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I built a custom forum for my site using MySQL. The listing page is essentially a table with the following columns: Topic, Last Updated, and # Replies.

The DB table has the following columns:

id
name
body
date
topic_id
email

A topic has the topic_id of "0", and replies have the topic_id of their parent topic.

SELECT SQL_CALC_FOUND_ROWS
    t.id, t.name, MAX(COALESCE(r.date, t.date)) AS date, COUNT(r.id) AS replies
FROM
    wp_pod_tbl_forum t
LEFT OUTER JOIN
    wp_pod_tbl_forum r ON (r.topic_id = t.id)
WHERE
    t.topic_id = 0
GROUP BY
    t.id
ORDER BY
    date DESC LIMIT 0,20;

There are about 2,100 total items in this table, and queries usually take a whopping 6 seconds. I added an INDEX to the "topic_id" column, but that didn't help much. Are there any ways of speeding up this query w/out doing significant restructuring?

EDIT: not quite working yet. I can't seem to get the examples below to work properly.

share|improve this question
up vote 7 down vote accepted
SELECT  id, name, last_reply, replies
FROM    (
        SELECT  topic_id, MAX(date) AS last_reply, COUNT(*) AS replies
        FROM    wp_pod_tbl_forum
        GROUP BY
                topic_id
        ) r
JOIN    wp_pod_tbl_forum t
ON      t.topic_id = 0
        AND t.id = r.topic_id
UNION ALL
SELECT  id, name, date, 0
FROM    wp_pod_tbl_forum t
WHERE   NOT EXISTS
        (
        SELECT  NULL
        FROM    wp_pod_tbl_forum r
        WHERE   r.topic_id = t.id
        )
        AND t.topic_id = 0
ORDER BY
       date DESC
LIMIT 0, 20

If your table is MyISAM or id is not a PRIMARY KEY, you need to create a composite ondex on (topic_id, id).

If your table is InnoDB and id is a PRIMARY KEY, an index just on (topic_id) will do (id will be implicitly added to the index).

Update

This query will most probably be even more efficient, provided that you have indexes on (topic_id, id) and (date, id):

See this article in my blog for performance details:

This query completes in 30 ms on a 100,000 rows sample data:

SELECT  id, name, last_reply,
        (
        SELECT  COUNT(*)
        FROM    wp_pod_tbl_forum fc
        WHERE   fc.topic_id = fl.topic_id
        ) AS replies
FROM    (
        SELECT  topic_id, date AS last_reply
        FROM    wp_pod_tbl_forum fo
        WHERE   id = (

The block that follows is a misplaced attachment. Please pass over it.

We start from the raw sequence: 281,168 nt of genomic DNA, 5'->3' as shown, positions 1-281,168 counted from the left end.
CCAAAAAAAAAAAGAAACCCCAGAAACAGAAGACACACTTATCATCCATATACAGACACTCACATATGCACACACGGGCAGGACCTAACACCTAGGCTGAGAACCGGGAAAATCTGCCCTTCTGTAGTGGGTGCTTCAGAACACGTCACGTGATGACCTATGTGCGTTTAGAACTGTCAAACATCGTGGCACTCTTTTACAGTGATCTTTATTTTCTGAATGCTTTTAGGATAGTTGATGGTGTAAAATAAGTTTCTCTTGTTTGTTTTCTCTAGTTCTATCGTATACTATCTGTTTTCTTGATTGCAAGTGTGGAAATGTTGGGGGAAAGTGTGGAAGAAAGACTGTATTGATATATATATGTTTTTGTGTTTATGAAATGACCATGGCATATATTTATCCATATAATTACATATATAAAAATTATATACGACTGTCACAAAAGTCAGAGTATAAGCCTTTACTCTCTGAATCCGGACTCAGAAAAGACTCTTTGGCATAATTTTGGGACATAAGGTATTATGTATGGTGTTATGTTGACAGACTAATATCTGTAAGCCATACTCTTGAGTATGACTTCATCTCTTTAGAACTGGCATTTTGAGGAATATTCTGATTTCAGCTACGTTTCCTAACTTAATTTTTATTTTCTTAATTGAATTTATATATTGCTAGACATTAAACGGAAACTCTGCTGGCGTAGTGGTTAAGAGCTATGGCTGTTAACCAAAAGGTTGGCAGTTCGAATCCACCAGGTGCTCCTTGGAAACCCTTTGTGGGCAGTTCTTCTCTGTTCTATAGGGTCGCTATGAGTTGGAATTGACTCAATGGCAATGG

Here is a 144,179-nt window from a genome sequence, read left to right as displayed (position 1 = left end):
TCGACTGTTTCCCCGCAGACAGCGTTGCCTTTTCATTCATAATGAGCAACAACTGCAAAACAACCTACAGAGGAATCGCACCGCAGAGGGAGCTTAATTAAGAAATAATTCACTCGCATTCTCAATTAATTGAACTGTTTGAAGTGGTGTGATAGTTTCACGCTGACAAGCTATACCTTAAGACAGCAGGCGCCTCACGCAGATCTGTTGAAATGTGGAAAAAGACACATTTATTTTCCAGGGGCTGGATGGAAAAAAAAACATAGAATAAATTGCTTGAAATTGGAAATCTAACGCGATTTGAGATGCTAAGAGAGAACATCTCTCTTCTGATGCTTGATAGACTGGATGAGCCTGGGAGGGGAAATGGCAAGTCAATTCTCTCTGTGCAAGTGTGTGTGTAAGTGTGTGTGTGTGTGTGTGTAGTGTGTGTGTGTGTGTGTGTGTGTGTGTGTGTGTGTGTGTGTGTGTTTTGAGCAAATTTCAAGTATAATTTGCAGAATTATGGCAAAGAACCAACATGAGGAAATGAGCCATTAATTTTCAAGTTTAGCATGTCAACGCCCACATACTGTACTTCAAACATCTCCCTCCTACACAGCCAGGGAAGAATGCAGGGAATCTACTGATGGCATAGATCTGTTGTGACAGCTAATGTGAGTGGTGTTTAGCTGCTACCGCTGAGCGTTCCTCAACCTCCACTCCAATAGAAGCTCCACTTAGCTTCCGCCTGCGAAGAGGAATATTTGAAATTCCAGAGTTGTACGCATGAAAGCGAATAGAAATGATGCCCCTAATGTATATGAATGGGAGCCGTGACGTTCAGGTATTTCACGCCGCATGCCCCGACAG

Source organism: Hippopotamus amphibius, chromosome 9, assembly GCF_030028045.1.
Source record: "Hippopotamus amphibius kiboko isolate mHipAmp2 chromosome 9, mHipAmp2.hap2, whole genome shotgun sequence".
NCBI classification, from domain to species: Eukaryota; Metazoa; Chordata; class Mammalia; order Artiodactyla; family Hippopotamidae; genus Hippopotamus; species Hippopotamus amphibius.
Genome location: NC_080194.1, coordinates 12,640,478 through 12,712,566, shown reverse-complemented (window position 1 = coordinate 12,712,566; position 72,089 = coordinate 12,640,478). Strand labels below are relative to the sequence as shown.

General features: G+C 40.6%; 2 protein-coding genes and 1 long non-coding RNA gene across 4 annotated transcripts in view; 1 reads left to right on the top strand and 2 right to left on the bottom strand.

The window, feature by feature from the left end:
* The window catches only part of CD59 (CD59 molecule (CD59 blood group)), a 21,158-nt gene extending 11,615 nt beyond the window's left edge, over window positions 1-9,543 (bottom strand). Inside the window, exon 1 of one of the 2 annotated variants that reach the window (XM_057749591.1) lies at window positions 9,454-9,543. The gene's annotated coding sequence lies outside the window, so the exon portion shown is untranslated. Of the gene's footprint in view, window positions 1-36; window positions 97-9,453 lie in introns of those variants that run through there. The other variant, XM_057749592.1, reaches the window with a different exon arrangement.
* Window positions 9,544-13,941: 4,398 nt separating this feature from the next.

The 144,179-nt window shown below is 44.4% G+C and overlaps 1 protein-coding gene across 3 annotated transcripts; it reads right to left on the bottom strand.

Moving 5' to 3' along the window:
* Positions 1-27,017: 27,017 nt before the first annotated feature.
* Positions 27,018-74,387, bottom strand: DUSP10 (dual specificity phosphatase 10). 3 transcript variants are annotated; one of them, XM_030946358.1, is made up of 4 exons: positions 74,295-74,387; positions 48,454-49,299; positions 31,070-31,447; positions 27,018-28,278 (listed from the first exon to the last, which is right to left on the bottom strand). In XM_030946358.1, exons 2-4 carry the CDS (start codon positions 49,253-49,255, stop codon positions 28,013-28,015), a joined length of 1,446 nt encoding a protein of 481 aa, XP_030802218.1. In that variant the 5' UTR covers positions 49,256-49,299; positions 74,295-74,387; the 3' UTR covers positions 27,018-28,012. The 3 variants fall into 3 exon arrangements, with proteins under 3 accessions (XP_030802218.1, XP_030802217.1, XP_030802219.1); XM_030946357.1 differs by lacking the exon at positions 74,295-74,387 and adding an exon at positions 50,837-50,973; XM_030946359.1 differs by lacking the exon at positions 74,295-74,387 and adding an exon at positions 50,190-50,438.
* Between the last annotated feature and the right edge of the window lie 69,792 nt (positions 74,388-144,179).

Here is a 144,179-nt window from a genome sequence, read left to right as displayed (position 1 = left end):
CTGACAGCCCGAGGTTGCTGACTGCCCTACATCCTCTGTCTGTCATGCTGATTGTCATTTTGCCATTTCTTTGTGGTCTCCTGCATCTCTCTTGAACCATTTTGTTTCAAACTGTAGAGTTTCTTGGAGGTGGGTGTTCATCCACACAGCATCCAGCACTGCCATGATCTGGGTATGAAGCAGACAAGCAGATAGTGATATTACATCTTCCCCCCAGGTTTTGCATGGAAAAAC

SELECT  id
                FROM    wp_pod_tbl_forum fp
                WHERE   fp.topic_id = fo.topic_id
                ORDER BY
                        fp.date DESC, fp.id DESC
                LIMIT 1
                )
                AND fo.topic_id <> 0
        ORDER BY
                fo.date DESC, fo.id DESC
        LIMIT 20
        ) fl
JOIN    wp_pod_tbl_forum ft
ON      ft.id = fl.topic_id
UNION ALL
SELECT  id, name, date, 0
FROM    wp_pod_tbl_forum t
WHERE   NOT EXISTS
        (
        SELECT  NULL
        FROM    wp_pod_tbl_forum r
        WHERE   r.topic_id = t.id
        )
        AND t.topic_id = 0
ORDER BY
       last_reply DESC, id DESC
LIMIT  20

Both indexes are required for this query to be efficient.

If your table is InnoDB and id is a PRIMARY KEY, then you can omit id from the indexes above.

share|improve this answer
    
Column 'date' in field list is ambiguous..? – Matt Jul 7 '09 at 12:46
    
@Matt: see update – Quassnoi Jul 7 '09 at 12:48
    
@Quassnoi - can you explain what's going on? Does the "UNION ALL" replace "last_reply" with "date" if the topic has no replies? – Matt Jul 7 '09 at 13:03
    
LEFT JOIN is inefficient in your case, since you cannot use INDEX FOR GROUP BY to group by a column in table which does not lead in a JOIN. I rewrote your query as a combination of two other queries, first one using an INDEX FOR GROUP BY to build the aggregates, the second one being joinless and groupless. – Quassnoi Jul 7 '09 at 13:43
    
Thanks, I'll give it a try. – Matt Jul 7 '09 at 17:10

You may want to break it up into a set of subqueries (as inner queries). I'd need the schema to really play, but if you

SELECT t.id, t.name, MAX(COALESCE(r.date, t.date)) AS date, COUNT(r.id) AS replies  
FROM (
   SELECT (id, name, date)
   FROM wp_pod_tbl_forum
   WHERE topic_id = 0  
) as t 
LEFT OUTER JOIN
   wp_pod_tbl_forum r
WHERE
   r.topic_id = t.id
GROUP BY
    t.id
ORDER BY
    date DESC LIMIT 0,20;

that may help speed it up a little, it may not even be the best answer (errors may exist).

There are tons of ways to do it, but the most important thing to do when SQL tuning is to reduce each set as much as possible before performing an operation.

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